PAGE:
Kathy Whelan

Posted on June 05, 2018

I recently took an Uber ride with a talkative driver who asked about my work. Hearing about my health coaching, he shared his feeling of failure for not sticking to a daily workout routine even though the gym is in the building where he lives.

It’s a familiar pattern for many people. We join a gym. We set ambitious goals and succeed for a while, then somehow it all falls apart. We blame ourselves for lacking willpower, as my Uber driver did. Or we blame our jobs or other people – or the weather or any number of other things - for sabotaging our plans. But blaming and shaming get us nowhere and make it even harder to start over.

Here's why achieving new goals is so difficult. Scientists have learned that habitual behaviors create neural pathways in the brain that form when brain cells connect with one another as actions are repeated. Over time, these repeated behaviors become “auto-pilots,” behaviors our brains jump to without our having to think. My driver admitted that he starts watching TV as soon as he gets home from work without even thinking what else he might do. It’s not that he’s a willpower-lacking loser. We are human, and our brains are hard-wired for habits. And habits are hard to break.

There’s good news, though: lasting change is possible if we go about it the right way.

Because our brains are wired for habits, we have to re-wire them in order to change. First, we need to be mindful of what we are doing now. As he thought about it, my driver noticed that going to bed late had become a habit that sapped energy he might have had for working out the next day. That was an important connection between sleep and exercise, one he hadn’t made before.

Once we notice our current behavior, we can choose a new behavior to replace it and break our goals into small, well-considered steps. I asked my driver what might have happened if his goal had been going to bed earlier and working out only two days a week. He thought for a minute then said he’d probably have persisted longer.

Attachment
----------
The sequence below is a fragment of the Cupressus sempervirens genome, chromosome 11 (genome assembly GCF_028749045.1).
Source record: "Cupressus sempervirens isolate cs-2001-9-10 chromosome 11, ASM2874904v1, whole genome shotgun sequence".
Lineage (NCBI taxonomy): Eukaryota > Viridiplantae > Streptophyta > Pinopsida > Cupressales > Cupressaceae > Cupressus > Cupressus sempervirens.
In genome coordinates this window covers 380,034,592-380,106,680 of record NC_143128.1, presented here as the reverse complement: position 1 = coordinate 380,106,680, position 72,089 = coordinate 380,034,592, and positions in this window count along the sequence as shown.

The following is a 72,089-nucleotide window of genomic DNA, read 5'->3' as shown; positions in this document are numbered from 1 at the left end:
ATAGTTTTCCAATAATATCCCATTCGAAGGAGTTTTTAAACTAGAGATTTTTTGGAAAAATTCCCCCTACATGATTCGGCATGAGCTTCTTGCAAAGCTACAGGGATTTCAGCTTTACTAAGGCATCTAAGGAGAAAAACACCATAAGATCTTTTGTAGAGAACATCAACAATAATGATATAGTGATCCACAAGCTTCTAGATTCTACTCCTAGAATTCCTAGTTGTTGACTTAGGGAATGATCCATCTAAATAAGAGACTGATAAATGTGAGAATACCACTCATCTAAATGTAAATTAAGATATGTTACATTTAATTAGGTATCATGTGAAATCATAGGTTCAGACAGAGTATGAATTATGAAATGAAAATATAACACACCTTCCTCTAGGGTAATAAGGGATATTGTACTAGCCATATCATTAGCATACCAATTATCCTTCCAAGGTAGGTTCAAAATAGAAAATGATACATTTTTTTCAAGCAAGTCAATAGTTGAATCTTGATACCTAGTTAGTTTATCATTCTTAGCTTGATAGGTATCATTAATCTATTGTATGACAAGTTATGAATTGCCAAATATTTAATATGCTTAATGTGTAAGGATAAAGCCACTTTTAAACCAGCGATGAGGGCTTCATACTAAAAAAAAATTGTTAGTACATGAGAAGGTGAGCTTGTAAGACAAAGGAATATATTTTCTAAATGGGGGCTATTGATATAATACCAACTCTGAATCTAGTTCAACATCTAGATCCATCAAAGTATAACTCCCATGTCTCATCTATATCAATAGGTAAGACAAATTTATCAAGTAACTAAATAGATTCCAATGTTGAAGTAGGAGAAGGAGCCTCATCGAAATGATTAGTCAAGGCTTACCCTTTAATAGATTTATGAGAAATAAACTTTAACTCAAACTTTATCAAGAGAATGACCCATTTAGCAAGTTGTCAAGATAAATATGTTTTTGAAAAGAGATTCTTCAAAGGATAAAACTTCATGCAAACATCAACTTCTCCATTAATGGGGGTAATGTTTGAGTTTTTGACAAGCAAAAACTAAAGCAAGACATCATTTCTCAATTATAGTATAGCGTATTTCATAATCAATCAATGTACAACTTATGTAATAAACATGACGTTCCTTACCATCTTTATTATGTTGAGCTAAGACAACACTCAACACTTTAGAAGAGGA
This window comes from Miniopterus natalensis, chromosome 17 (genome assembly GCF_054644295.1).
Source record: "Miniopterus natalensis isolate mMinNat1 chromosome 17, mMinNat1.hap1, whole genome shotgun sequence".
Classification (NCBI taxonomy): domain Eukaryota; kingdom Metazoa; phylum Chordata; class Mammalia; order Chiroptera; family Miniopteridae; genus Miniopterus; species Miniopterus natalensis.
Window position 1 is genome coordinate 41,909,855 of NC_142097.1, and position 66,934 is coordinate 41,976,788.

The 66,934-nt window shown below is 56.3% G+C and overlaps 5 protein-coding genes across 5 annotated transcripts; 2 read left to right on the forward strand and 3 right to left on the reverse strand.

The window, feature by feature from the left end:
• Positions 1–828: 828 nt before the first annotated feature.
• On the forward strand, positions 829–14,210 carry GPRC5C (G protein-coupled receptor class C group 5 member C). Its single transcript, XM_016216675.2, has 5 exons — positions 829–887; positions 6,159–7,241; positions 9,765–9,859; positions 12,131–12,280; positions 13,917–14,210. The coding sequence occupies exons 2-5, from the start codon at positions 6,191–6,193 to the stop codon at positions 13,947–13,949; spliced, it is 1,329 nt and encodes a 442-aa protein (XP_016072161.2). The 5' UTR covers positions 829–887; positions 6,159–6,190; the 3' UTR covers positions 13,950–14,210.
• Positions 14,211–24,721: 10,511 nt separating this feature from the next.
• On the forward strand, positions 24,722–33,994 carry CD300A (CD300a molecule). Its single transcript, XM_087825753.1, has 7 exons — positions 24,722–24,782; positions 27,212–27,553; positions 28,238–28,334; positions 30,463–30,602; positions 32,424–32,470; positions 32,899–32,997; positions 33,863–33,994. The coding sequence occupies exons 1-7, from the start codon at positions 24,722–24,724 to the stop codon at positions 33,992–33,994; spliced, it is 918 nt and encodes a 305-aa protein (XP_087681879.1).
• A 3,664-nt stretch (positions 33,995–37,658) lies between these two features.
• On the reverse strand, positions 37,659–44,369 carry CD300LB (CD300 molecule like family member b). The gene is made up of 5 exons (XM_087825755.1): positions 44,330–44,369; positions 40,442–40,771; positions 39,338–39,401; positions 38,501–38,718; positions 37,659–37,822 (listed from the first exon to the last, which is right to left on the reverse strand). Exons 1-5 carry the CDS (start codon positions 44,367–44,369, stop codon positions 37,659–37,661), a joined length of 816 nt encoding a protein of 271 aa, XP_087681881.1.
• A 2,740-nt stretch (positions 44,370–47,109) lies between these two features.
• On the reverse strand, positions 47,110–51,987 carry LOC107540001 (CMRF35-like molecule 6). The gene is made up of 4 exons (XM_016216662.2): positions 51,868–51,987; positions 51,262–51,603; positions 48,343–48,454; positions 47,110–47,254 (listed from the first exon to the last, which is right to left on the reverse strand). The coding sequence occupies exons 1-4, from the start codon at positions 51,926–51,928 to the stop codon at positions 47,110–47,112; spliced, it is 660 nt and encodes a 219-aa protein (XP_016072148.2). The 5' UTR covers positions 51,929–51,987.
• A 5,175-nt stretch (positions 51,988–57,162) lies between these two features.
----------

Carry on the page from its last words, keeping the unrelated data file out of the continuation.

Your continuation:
“But is that enough exercise?” he asked. My guess is that after a month or so of working out two days a week, he would have added another day, then another and maybe another. Patience with ourselves is key, and it’s easier to be patient when we think of these changes as habits for the rest of our lives, not just for the short term.

By practicing new behaviors over three to six months, we can begin to form new neural pathways. Given enough time, our brains will re-wire and we will have new habits that become stronger the longer we practice them, eventually becoming default behaviors that require little thought at all.

If my ride had lasted longer, I would have talked to my Uber driver about making his goals very specific as to time of day, day of week, and so on. But before I could, we were at my destination. My driver thanked me as I left the car. He said our short coaching session had helped, and he’d try again to go to the gym. I believe he will.

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